Begin tiling at the intersection of the horizontal batten and the vertical line , filling in the bottom row and working upwards.
Adhesive should be applied thinly to the wall over an area of not more than lm2 at a time. If applied to the backs of the tiles themselves, the finished surface could be uneven. If adhesive is applied over a greater area, some may dry before it has been tiled over. Drive the serrated edge of the spreader over the adhesive, forming ridges to provide good suction and adhesion.
Press the tiles firmly into place without sliding them, wiping away any adhesive which squeezes onto the surface of the tiles with a damp cloth. The alignment of the tiles should be checked with the spirit level on completion of every three or four rows.
When the tiles have set, the corner tiles may be fixed and the batten removed before filling in the bottom row – butter their backs with adhesive and fit them firmly home. Always fit cut tiles so that the spacer lugs – that is the uncut sides – faces those of the adjacent tile. For tiles without lugs, use matchsticks as markers between tiles to ensure even spacing.
Butt the spacer lugs of the tiles on the adjacent wall against the surface of the cut corner tile at right angles to it – thus allowing a grout line to run down the junction of the two walls. If the tile has no lugs, space it with matchsticks.
Cutting and shaping tiles
Straight cuts in ceramic tiles can be made either by scoring and snapping with a standard tile cutter or by scoring and breaking with an Oporto tile cutter.
Start off by offering the tile to be cut up to the space on the wall, positioning it so that it overlaps the adjacent, fixed tile. Mark off the overlap on the tile with felt-tip pen, on the reverse side first, then the glazed side, then the edges.
With the tile back on the bench, convert these marks to a continuous cutting line. Score this line, using a try square to guide you, then either cut the tile with the Oporto cutter or snap it on the bench, over a match -stick.
Notches and curved cuts must be ‘nibbled’ by hand with a pair of pincers. In the case of curved cuts, make a straight cut first as near to the curve as possible – the tile will snap if you attempt to pincer out larger areas.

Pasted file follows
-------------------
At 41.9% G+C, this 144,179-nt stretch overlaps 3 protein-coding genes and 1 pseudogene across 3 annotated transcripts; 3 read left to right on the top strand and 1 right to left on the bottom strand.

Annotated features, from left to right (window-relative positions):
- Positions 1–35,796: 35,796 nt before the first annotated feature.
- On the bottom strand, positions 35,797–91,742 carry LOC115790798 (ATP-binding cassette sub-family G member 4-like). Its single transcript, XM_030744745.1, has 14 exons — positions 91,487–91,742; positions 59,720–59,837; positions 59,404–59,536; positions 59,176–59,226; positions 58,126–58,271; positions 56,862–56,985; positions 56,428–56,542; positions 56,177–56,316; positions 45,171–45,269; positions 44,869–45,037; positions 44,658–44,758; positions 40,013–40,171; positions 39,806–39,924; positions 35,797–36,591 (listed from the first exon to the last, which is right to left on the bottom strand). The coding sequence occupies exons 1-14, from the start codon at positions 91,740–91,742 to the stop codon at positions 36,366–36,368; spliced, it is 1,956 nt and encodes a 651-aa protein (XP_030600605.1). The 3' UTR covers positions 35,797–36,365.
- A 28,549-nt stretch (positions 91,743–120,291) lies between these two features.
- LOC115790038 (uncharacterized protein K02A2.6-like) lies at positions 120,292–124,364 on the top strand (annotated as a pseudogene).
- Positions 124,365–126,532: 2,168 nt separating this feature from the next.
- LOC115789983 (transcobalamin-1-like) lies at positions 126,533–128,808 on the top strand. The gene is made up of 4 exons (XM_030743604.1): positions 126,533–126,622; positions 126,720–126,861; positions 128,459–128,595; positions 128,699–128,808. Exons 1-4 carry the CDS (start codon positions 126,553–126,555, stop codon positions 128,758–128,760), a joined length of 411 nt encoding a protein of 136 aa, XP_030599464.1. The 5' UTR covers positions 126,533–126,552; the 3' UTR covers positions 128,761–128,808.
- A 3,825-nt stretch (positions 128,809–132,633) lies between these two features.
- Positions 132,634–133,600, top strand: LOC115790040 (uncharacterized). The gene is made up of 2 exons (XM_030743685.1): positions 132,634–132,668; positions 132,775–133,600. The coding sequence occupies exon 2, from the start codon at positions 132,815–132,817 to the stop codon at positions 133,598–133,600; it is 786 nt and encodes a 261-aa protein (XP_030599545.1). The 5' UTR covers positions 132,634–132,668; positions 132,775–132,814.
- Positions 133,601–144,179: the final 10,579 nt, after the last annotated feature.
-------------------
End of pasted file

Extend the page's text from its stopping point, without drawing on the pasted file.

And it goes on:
The guidelines for curved cuts cam be drawn in either by eye, or – more satisfactorily – with a cardboard template. Trim the template to shape in situ then transfer it to the tile and draw around it in felt-tip pen.
Pipes present some of the trickiest tiling problems. The safest way to tile around them is to cut the relevant tile in two and to cut a semi-circle out of each half.
All cuts in ceramic tiles look neater and more professional if they are smoothed afterwards with a carborundum file or block.
Tiling around fitments
Where the fitment runs the length of a wall – a bath or kitchen unit for example – treat the top edge as you would a floor or skirting board. Fix a horizontal batten along this edge and leave it in place while you tile the wall above. When the tiles are dry, remove the batten and tile down to the edge with tiles cut to fit.
Where the fitment is in the middle of a wall – such as a basin or wc – tile around it as closely as you can with whole tiles, then fill in the spaces with cut tiles when the rest of the wall is completed.
When the tiling is finished, leave it to set for 12 to 24’ hours, then rub grout firmly into the tile joints with an old sponge, squeegee or cloth. Remove excess grout with a damp sponge: when it has almost set, run a blunt stick across the joints to leave a neat finish. Allow the grout to dry and then give the tiles a final polish with a soft, dry cloth.